Today’s political headlines includes Brexiteer leadership candidates embrace no-deal, Corbyn increasing support for a second referendum and Hunt warns that the Tories risk ‘political suicide’ if they attempt a no-deal Brexit.
Brexiteer leadership candidates embrace no-deal
The Times says that Tory leadership hopefuls ‘have embraced a no-deal Brexit’ in order to tackle the threat posed by Nigel Farage. Dominic Raab called on the party to show ‘unflinching resolve’ to leave the EU, even if there wasn’t a deal, while Esther McVey said that cross-party agreement was ‘not possible’. They have been joined by other candidates, including Boris Johnson and Andrea Leadsom.
Corbyn increases support for second referendum
The Guardian says that Jeremy Corbyn has promised to back a referendum on any Brexit deal, following Labour’s losses in the European elections. He said that he was ‘listening very carefully’ to both sides, would prefer a general election, but that any Brexit deal would need ‘to be put to a public vote’. Labour sources said that this was a change in his position, with pressure coming from allies such as John McDonnell, as well as Tom Watson, the deputy leader, who has backed calls for a special conference or an all-member ballot on the issue.
Hunt warns that Tories risk ‘political suicide’ if they attempt a no-deal Brexit
Writing in The Daily Telegraph, Foreign Secretary Jeremy Hunt says that if the Conservatives attempt to carry out a no-deal Brexit, they will commit ‘political suicide’. The leadership contender argues that trying to do so would lead to a general election, the potential ‘extinction’ of his party, and the UK’s ‘first Marxist prime minister’.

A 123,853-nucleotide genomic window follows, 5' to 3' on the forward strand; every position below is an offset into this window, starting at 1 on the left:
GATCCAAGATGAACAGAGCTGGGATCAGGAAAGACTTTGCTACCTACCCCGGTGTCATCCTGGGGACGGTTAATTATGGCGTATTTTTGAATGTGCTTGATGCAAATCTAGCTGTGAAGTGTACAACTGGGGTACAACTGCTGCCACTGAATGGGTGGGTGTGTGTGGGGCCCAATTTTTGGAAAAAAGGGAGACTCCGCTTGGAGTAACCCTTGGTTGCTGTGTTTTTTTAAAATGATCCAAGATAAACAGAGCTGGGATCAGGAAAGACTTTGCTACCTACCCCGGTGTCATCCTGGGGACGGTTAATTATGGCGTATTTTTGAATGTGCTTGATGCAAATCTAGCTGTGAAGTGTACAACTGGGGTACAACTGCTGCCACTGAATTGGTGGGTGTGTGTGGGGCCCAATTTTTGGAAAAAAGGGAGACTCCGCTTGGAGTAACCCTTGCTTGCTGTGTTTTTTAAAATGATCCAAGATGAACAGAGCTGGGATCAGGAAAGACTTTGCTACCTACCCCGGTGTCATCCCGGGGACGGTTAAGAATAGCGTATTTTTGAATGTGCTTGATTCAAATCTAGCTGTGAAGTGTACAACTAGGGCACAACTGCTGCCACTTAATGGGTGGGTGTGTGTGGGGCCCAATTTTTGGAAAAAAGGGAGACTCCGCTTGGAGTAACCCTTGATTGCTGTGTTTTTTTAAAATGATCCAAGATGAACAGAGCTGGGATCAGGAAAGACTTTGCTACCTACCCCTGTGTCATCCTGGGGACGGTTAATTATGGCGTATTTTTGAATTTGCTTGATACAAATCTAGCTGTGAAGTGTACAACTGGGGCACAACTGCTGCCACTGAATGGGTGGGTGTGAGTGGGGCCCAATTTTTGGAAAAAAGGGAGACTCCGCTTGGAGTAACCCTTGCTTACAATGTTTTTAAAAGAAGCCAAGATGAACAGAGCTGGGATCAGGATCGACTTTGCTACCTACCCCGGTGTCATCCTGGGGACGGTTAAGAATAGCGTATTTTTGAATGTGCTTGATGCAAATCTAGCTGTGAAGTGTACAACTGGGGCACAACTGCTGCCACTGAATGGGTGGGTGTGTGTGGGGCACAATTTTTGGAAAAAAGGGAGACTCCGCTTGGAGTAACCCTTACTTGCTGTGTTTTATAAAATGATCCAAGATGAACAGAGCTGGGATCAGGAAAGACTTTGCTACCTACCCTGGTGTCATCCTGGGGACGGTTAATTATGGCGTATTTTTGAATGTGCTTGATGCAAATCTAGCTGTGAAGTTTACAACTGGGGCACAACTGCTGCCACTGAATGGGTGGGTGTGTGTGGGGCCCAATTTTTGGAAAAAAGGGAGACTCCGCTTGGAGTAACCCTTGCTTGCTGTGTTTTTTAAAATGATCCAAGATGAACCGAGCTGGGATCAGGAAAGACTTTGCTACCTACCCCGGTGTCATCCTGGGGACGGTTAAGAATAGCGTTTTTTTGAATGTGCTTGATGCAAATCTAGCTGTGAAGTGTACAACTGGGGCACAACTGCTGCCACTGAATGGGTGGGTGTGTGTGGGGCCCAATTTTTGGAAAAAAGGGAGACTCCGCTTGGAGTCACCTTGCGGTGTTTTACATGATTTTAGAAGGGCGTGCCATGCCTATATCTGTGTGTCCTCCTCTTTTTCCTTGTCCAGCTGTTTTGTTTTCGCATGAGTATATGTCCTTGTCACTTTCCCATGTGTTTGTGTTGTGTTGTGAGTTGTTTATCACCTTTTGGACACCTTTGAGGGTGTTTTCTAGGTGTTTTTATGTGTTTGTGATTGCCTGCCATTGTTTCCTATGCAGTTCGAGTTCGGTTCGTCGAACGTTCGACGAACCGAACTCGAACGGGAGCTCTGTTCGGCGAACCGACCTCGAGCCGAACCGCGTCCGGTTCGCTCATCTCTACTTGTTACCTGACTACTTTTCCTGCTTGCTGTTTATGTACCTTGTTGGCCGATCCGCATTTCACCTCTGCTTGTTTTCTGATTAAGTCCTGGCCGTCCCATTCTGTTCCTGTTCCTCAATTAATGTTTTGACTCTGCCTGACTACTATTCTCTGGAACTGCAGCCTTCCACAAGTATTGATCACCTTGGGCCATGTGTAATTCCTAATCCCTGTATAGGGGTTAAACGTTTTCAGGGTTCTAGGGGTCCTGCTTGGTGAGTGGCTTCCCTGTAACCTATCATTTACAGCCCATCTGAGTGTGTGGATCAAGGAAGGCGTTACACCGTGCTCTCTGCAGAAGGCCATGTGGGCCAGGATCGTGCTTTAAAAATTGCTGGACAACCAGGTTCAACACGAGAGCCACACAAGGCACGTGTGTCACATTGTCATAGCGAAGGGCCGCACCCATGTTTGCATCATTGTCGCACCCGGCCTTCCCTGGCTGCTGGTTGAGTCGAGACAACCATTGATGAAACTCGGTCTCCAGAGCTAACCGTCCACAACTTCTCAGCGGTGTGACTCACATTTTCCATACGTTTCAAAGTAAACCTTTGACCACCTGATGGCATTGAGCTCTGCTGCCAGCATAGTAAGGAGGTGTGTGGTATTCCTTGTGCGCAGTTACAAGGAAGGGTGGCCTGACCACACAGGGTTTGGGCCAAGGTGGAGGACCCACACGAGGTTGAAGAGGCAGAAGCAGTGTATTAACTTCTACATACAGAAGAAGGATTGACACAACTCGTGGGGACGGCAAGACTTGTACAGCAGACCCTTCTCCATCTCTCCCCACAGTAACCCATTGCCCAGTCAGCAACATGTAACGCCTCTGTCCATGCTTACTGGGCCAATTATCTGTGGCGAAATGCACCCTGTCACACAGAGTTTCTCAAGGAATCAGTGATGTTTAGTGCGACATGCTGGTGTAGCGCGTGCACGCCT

Javid says he’s standing, as he ends charges to call 101
The Daily Telegraph says that Home Secretary Sajid Javid has formally declared that he will contest the Conservative Party leadership election, promising to be ‘always straight’ with voters and to ‘do my best’ for the UK as it had ‘done so much for me’. The paper adds that he will today announce the abolition of charges to call 101, which results in victims paying to report a crime.
Gove to promise EU nationals free citizenship
The Guardian says that Tory leadership candidate Michael Gove will promise the 3 million EU nationals in the UK free citizenship if he becomes prime minister. Alberto Costa, who has been championing citizens’ rights, said that Gove had ‘fully agreed to adopt my proposals’ and will ‘announce that it was wrong to put EU citizens on the negotiation table’.
More prisoners to be allowed out on day release
The Daily Telegraph reports that more offenders in open prisons will be allowed day release to do paid work in the community, as long as they pass a risk assessment by the governor. The Ministry of Justice says day release reduces reoffending. Justice Secretary David Gauke urged ‘businesses to join this movement and help ex-offenders turn their backs on crime’.
Northern Ireland’s Alliance Party elects MEP for first time
The Financial Times reports that the cross-community Alliance Party of Northern Ireland won its first European seat, taking the second of three in the region alongside the DUP and Sinn Féin. Party leader and newly-elected MEP Naomi Long said that this was ‘a vote to have a “people’s vote”’. The seat she won was previously held by the Ulster Unionist Party.
Malthouse says that he is the change the public want to see
Housing Minister Kit Malthouse has used an article in The Sun to declare that he is standing to be leader of the Conservatives, revealing polling which shows that 56% of the public don’t want any of the Cabinet to replace Theresa May. He argues that this shows ‘a yearning for change’ and that he is ‘the new face’, and ‘from a new and talented generation’.
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